Finally, consider donating anything you haven’t worn either to a local Goodwill or a charity that will pick up your clothes for free. This site can help you schedule a pick-up for the second. For things that might be too expensive to give away, maybe make a note about what you’d like to sell. eBay is a great place to recoup some of the money you’ve spent, but you’ll want to wait until September before you list. From my experience, seasonal items tend to sell a bit better during their appropriate seasons. Those few extra dollars can make you feel a bit better about having to sell something you were reluctant to part with. 

Seasonal Transitions

Spring officially starts next week, which means now is a good time to start thinking about whether or not you’d like to store away your winter wardrobe. This can help protect your off-season clothes from moths and make much needed room for spring and summer items. Things such as heavy boots, tweeds, and sweaters can take up a lot of space, and a crowded closet can potentially damage tailored jackets, as well as just generally be a nuisance to deal with.

Before packing things away, however, make sure you give everything a good cleaning. Food bits and human odor can attract insects, so a dry clean or wash will be necessary. You’ll also want to check the pockets on everything to make sure you’re not storing away anything important.

For storage, I like to use cloth garment bags, as they’re more breathable than plastic. You can buy some decent ones for about $15 through Amazon and Bed, Bath & Beyond, though if you have the money, our advertiser The Hanger Project also sells a rather nice model for $65. For sweaters and shoes, I mostly use plastic bins, but lately have been considering getting under-the-bed canvas storage units. Whichever one you choose for yourself, take care to put heavier sweaters at the bottom, and don’t pack things in too tightly. That way, your thinner, lightweight knits won’t come out wrinkled by the time fall rolls around. You may also want to consider throwing in some cedar or lavender sachets with your knitwear, as they’ll help deter dreaded moths and silverfish from finding your clothes and snacking on them.

Finally, consider donating anything you haven’t worn either to a local Goodwill or a charity that will pick up your clothes for free. This site can help you schedule a pick-up for the second. For things that might be too expensive to give away, maybe make a note about what you’d like to sell. eBay is a great place to recoup some of the money you’ve spent, but you’ll want to wait until September before you list. From my experience, seasonal items tend to sell a bit better during their appropriate seasons. Those few extra dollars can make you feel a bit better about having to sell something you were reluctant to part with.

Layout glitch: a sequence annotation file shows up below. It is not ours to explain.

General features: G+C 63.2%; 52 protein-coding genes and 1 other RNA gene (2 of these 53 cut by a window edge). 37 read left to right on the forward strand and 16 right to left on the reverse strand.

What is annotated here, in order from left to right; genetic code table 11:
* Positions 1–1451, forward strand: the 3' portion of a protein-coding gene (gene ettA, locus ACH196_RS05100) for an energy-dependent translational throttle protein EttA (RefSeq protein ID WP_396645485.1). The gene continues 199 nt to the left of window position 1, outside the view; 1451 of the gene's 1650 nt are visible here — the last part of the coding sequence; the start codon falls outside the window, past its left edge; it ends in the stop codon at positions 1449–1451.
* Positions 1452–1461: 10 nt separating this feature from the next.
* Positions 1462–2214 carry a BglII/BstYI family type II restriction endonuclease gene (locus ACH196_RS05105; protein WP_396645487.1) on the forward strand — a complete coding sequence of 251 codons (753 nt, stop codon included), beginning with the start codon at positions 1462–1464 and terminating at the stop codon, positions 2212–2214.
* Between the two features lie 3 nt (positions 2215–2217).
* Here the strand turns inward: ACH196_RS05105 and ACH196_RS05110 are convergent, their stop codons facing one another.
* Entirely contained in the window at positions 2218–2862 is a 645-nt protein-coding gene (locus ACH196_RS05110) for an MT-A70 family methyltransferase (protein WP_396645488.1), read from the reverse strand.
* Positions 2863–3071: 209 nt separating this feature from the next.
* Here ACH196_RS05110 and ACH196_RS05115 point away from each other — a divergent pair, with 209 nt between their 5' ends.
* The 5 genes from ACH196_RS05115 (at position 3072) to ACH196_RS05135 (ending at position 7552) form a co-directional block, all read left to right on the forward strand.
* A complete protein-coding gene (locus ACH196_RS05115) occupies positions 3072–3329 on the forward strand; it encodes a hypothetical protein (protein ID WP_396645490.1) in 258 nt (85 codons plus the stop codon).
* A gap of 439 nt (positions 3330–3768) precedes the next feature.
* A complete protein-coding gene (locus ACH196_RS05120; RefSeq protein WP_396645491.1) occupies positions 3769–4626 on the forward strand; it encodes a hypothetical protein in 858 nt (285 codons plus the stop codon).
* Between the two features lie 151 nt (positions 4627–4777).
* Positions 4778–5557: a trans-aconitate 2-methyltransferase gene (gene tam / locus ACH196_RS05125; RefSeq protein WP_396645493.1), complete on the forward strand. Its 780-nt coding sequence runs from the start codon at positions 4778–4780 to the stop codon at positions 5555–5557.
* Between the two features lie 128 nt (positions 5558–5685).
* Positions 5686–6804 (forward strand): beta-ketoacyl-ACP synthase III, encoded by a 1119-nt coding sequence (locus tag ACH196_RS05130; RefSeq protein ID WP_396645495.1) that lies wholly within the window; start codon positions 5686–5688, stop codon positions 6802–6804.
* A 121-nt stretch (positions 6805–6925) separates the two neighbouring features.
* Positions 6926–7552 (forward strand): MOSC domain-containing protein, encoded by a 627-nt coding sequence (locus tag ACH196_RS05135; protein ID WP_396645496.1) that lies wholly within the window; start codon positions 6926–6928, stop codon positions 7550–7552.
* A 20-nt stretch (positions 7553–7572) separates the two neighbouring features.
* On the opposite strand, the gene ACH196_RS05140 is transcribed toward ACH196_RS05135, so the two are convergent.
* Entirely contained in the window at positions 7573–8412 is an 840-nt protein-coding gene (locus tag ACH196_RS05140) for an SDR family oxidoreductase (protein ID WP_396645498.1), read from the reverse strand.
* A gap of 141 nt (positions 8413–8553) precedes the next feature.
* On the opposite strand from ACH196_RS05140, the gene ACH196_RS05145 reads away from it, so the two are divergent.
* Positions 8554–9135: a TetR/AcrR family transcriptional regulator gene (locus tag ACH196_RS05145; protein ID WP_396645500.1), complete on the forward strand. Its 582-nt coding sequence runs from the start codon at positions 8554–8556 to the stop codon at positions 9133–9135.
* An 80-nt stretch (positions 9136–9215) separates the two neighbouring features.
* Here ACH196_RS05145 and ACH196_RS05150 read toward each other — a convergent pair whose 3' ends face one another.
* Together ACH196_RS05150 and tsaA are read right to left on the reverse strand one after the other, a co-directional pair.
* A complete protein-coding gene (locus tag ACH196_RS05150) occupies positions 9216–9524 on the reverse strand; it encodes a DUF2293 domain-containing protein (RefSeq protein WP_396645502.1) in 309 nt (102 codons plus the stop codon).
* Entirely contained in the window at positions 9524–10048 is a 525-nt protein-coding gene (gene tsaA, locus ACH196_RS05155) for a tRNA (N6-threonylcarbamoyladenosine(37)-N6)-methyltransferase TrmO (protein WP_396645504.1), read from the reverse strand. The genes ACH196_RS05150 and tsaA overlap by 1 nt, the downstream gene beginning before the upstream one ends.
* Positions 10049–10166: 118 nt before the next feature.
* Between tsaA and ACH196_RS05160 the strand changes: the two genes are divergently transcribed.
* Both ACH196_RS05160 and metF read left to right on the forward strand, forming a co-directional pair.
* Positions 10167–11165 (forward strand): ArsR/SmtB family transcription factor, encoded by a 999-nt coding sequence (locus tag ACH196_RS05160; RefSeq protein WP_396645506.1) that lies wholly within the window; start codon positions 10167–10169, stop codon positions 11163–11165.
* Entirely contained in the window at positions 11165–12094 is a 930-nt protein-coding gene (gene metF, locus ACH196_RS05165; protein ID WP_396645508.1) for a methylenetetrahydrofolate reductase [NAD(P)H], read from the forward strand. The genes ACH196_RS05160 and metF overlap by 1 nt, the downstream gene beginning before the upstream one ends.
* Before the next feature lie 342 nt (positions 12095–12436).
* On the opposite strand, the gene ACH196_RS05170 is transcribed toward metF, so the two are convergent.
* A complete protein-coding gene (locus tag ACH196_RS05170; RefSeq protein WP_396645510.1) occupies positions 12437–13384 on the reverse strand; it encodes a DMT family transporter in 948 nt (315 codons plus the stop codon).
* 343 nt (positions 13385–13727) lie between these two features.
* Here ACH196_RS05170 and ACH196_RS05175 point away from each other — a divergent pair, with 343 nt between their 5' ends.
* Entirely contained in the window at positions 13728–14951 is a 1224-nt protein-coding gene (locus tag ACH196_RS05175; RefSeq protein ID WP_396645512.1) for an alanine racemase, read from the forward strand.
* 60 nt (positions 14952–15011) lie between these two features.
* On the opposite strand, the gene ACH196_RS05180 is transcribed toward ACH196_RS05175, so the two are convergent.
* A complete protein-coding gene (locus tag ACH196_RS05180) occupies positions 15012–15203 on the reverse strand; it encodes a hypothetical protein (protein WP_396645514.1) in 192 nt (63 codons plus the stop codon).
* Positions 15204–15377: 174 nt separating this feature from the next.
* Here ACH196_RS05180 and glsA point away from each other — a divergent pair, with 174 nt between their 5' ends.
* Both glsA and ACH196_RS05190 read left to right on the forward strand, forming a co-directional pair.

Q and Answer: How Can I Get the Most Out of My Closet?
Jacques asks: I have a really small closet. Would you offer any suggestions or tips on how to improve closet space or how to improve closet organization in general? Thanks!
I struggle with the same problem. My closet is probably not even suitable for someone with a regular sized wardrobe, let alone someone who has an interest in men’s clothing. I dream of one day having a walk-in closet, though I suppose every closet is a walk-in if you try hard enough. 
This subject is probably too much to cover in one post, and what’s possible or optimal will depend a lot on your living space. If I could give some general advice, however, they’d be the following:
Dump and store: First, get rid of things you don’t need. If you haven’t worn something in a long time, you probably never will, so consider donating it to charity or selling it on eBay. If you’re too lazy to list stuff, you can give them an eBay consigner, such as Luxe Swap, who will sell them for you. For the remainder, store away anything that’s out-of-season. This will make room for things you’ll actually wear and protect your other clothes for the next six months, when they’ll be out of use. You can read an article I wrote about seasonal storage here.
Maximize your closet space: How you should do this will depend on the particulars of you closet. One good solution, however, is installing a second rod; this should double the amount you can hang across your closet. If installing a full second rod isn’t practical for you, try a hanging one. After that, you can add an over-head shelf to store your out-of-season clothes, and put some cubbies or adjustable shelves on the floor to hold things that you’ll only occasionally use. On the side of your closet, if you have room, you can build shelves and put in shelf dividers or baskets. I recommend woven baskets over plastic ones, because clothes are best kept in breathable storage units. You can also hang vertical shelves to hold sweaters and shoes. Remember the point with all these things to maximize the vertical space in your closet as much as possible, but keep the prime real estate for things that you’ll use on a daily basis.  
Use the back of doors: On the back of your closet door, you can install hooks to hang things such as belts or the day’s dry cleaning, or throw an over-the-door shoe organizer (but only the kind that will allow you to still use shoe trees). The only thing I wouldn’t recommend putting in there are shoes that have been bulled, but otherwise, they should hold shoes just fine.